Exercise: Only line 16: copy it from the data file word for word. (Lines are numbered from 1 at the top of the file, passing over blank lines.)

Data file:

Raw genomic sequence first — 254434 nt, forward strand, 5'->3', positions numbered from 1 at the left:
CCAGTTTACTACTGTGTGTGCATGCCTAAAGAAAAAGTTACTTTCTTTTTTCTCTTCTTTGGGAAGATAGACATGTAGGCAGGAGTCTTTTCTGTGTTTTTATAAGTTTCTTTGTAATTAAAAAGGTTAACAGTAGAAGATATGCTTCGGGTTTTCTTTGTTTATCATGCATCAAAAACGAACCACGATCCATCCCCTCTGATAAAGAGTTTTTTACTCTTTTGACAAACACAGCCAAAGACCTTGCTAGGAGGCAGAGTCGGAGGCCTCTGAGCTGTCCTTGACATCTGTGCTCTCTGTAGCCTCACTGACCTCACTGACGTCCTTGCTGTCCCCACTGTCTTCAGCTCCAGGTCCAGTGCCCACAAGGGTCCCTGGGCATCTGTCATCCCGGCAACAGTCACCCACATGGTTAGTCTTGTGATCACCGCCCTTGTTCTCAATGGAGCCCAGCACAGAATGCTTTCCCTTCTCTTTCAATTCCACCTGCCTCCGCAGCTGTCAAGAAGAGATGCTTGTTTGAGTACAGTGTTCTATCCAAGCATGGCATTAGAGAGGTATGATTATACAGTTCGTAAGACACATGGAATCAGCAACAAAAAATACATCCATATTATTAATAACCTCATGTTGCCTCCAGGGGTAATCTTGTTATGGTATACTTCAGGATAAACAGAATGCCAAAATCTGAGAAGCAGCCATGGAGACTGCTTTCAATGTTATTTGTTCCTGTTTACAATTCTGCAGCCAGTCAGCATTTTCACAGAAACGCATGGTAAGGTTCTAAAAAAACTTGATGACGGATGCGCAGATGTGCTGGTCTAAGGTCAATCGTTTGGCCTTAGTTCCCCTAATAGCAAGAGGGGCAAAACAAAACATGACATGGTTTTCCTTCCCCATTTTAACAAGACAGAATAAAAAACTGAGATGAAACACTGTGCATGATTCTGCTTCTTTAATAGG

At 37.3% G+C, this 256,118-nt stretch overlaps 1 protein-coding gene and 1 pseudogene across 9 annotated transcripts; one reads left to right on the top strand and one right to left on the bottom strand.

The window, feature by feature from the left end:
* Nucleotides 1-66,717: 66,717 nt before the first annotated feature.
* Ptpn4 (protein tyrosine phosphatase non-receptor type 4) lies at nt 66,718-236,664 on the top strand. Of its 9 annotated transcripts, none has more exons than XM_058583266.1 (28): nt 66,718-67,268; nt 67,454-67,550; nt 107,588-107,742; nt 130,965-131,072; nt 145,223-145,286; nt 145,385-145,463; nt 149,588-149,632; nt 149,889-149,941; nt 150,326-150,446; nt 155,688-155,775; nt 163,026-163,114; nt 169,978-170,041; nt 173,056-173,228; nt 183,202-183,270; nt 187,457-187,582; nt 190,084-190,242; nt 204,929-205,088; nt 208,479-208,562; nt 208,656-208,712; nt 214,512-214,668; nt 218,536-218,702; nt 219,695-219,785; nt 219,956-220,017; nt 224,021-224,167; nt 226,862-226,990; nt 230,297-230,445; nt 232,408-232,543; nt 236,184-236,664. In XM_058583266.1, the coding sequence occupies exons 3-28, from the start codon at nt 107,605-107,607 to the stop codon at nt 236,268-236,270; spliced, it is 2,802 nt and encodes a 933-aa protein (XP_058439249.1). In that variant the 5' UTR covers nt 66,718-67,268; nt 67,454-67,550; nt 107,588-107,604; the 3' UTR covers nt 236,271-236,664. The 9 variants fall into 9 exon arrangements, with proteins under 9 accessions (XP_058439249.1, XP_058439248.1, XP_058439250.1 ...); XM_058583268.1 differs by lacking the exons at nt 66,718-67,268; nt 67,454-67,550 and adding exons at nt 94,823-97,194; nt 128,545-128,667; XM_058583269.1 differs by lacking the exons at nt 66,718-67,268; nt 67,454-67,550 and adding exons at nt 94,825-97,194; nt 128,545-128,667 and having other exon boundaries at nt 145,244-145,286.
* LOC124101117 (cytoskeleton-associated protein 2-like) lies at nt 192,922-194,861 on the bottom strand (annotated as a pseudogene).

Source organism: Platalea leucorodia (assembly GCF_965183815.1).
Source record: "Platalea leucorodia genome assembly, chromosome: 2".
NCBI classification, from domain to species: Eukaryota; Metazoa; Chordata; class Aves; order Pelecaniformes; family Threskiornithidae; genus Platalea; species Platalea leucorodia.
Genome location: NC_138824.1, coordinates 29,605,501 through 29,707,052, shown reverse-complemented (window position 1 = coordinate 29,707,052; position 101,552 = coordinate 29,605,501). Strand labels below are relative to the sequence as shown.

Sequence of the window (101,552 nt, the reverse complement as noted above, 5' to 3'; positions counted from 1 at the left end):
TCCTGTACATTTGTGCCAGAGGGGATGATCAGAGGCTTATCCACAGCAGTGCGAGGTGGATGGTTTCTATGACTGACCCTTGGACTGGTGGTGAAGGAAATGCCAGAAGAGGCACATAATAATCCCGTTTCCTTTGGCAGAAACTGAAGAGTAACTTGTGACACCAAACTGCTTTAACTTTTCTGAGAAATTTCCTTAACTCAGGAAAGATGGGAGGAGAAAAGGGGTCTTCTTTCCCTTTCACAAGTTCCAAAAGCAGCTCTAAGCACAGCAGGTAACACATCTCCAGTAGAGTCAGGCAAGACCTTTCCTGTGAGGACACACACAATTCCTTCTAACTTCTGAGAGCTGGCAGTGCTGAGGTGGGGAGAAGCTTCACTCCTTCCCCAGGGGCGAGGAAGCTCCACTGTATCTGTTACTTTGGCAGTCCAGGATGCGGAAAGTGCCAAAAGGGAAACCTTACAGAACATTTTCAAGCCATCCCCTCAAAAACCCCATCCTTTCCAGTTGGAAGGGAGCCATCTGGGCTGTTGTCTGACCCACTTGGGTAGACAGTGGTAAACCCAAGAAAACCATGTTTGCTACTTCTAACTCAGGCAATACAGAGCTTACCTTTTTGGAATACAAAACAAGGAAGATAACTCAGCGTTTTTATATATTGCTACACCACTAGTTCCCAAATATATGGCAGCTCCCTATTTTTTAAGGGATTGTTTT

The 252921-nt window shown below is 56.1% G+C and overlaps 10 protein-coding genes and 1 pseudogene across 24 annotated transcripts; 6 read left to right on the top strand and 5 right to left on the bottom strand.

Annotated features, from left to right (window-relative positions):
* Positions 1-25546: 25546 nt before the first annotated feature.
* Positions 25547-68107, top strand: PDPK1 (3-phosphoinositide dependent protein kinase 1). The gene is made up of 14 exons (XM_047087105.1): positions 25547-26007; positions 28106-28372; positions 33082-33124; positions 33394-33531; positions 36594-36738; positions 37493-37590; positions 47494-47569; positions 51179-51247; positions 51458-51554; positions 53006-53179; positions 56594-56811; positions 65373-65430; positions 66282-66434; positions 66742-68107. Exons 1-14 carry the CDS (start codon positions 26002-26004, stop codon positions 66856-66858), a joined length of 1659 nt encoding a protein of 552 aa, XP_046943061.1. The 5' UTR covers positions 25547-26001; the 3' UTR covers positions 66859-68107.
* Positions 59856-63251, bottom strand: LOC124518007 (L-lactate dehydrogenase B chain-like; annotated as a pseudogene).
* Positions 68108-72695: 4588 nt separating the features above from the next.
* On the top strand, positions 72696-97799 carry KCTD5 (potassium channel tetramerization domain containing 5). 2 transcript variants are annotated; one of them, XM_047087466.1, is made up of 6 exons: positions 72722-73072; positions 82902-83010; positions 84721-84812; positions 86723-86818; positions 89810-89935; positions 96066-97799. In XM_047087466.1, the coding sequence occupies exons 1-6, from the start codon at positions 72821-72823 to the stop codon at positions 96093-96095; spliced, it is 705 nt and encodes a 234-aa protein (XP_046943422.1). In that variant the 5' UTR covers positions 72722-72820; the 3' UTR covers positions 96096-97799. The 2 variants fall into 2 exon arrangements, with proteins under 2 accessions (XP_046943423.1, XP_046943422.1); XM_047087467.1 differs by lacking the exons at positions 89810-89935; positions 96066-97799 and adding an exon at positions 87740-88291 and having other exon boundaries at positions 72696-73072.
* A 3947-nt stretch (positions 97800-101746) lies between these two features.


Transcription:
* Positions 1-25546: 25546 nt before the first annotated feature.